'For most, business has never been worse': The impact of Trump's trade war on China

The trade war between the United States and China continues to periodically escalate as new tariffs and counter-tariffs are announced.  Government statistics agencies in China continue to claim that all is well and that there is no substantial impact of American tariffs on Chinese industry.

Over the years, Chinese statisticians have become infamous for crafting an acceptable narrative of central government competence and stability rather than an accurate picture of any particular performance metric.

For example, during quarters of weak economic growth, it's routine to inflate the growth rate in the reported statistics, then, when the economy has a boom quarter, understate the growth in order to maintain the image of a stable and controlled economic boom.

However, there is a prominent metric that works independently from this system of chronically incorrect statistical reporting: the CKGSB Business Conditions Index, compiled by the Cheung Kong Graduate School of Business.

This particular metric has fully illustrated the expansions and contractions of Chinese industry over its seven year history, providing a unique statistical insight into a nation where accurate economic data can be at times hard to come by.

The most recent reading of the CKGSB Index was its lowest level on record, showing in detail the heavy toll President Trump's trade war is having on Chinese industry.

"Most surveyed companies are now experiencing unprecedented difficulties and have become increasingly pessimistic about business prospects for the next six months," Li Wei, the economics professor at CKGSB who oversees the survey, said in a commentary accompanying the September survey results (which were recently removed from the CKGSB website).  "For most, business has never been worse."

To put the record low number of the CKGSB Business Conditions Index into perspective, the current reading of 41.9 is far lower than even Russia's record-low PMI of 47.6, and that country is currently suffering heavily from economic sanctions.

As those critical of President Trump's trade policies continue to point to the high cost of the trade war on American businesses, this survey and associated research illustrate just how much of a toll the trade war is taking on Chinese industry.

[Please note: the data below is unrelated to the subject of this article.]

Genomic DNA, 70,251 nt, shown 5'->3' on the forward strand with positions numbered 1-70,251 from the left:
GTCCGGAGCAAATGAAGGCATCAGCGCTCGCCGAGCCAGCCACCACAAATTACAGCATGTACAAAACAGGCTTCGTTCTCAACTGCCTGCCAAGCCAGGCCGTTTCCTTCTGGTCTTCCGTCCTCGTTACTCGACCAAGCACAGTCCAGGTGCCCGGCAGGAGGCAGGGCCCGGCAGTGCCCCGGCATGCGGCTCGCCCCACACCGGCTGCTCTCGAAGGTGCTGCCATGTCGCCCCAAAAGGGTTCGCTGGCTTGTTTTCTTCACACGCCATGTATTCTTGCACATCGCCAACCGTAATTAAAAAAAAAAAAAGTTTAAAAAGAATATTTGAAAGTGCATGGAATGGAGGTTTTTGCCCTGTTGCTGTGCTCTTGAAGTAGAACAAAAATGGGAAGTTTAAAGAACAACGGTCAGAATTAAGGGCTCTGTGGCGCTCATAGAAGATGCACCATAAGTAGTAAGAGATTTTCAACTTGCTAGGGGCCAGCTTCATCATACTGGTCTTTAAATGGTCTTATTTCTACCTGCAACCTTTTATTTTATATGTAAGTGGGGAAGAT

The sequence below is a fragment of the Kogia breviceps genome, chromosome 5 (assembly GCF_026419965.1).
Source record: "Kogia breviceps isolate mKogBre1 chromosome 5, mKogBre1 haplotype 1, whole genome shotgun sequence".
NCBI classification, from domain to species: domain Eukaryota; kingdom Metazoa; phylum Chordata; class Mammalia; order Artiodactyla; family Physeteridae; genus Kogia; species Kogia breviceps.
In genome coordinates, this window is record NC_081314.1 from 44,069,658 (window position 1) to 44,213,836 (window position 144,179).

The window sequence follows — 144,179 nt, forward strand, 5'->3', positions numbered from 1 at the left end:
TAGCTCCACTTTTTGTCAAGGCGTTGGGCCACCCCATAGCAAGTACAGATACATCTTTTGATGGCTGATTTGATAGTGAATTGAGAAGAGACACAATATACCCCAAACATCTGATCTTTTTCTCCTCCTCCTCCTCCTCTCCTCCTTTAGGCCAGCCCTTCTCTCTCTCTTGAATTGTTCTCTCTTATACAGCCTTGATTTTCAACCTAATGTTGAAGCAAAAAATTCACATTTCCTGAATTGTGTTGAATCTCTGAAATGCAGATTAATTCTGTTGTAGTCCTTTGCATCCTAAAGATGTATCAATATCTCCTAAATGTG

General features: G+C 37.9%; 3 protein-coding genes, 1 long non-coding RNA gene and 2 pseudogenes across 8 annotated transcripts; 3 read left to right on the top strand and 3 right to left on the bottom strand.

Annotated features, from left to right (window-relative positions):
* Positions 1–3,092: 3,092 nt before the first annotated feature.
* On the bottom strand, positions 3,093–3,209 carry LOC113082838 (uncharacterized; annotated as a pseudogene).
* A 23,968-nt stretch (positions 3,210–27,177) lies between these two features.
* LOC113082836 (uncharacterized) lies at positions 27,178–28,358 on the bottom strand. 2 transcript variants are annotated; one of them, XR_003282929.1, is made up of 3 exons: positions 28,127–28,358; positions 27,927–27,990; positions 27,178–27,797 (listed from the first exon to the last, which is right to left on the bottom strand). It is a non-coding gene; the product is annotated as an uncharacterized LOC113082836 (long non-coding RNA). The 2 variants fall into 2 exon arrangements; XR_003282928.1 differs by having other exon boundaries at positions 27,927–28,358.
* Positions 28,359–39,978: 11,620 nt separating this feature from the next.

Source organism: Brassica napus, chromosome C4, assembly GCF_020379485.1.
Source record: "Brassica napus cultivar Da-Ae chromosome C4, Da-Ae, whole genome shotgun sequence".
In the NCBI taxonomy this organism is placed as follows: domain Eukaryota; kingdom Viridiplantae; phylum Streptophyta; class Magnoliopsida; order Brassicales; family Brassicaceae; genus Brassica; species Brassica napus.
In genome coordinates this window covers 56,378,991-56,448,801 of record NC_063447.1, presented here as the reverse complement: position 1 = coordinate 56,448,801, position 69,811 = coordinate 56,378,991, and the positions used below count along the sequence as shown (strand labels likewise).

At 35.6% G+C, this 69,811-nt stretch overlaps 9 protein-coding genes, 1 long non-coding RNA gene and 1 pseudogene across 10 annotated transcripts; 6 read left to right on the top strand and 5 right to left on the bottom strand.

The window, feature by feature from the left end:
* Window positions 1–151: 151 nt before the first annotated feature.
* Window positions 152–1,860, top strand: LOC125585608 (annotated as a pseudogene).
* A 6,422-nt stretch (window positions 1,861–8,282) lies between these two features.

If the results of this particular metric hold true for industry throughout China, the United States is well and truly winning this trade war, despite the large number of metrics and articles with claims to the contrary.

As the trade war continues to damage industry in China, it's important to remember that international trade is not like a light switch that can be easily switched on and off at will.

Chinese companies continue to lose market share to competitors throughout the rest of the world, as their goods become uncompetitively priced due to the tariffs.  The share of the market they previously possessed may be lost permanently, as China's competitors become integral parts of the supply chain of goods to American businesses.

For this reason every day the trade war continues, the lost contracts and relationships with American businesses will do short- to medium-term damage to Chinese industry.  The growth potential of the Chinese economy will also be impacted, unless a resumption of previous agreements underpins a negotiated agreement between the two nations.

While President Trump may endure criticism and attacks by those critical of his trade policies, the impact of the trade war on the American industry overall remains relatively marginal.  Meanwhile, President Xi is dealing with the reality of a China potentially in too much debt to once again spend its way out of trouble and with too much on the line geopolitically to gracefully back down from the dispute.

Ultimately, if metrics like the CKGSB Index are correct, the United States is currently winning this trade war, as the impact on Chinese industry seems to be of a far greater magnitude than that experienced by American business.

Tarric Brooker is a freelance journalist and political commentator. He also runs a political and current affairs website at avidcommentator.com.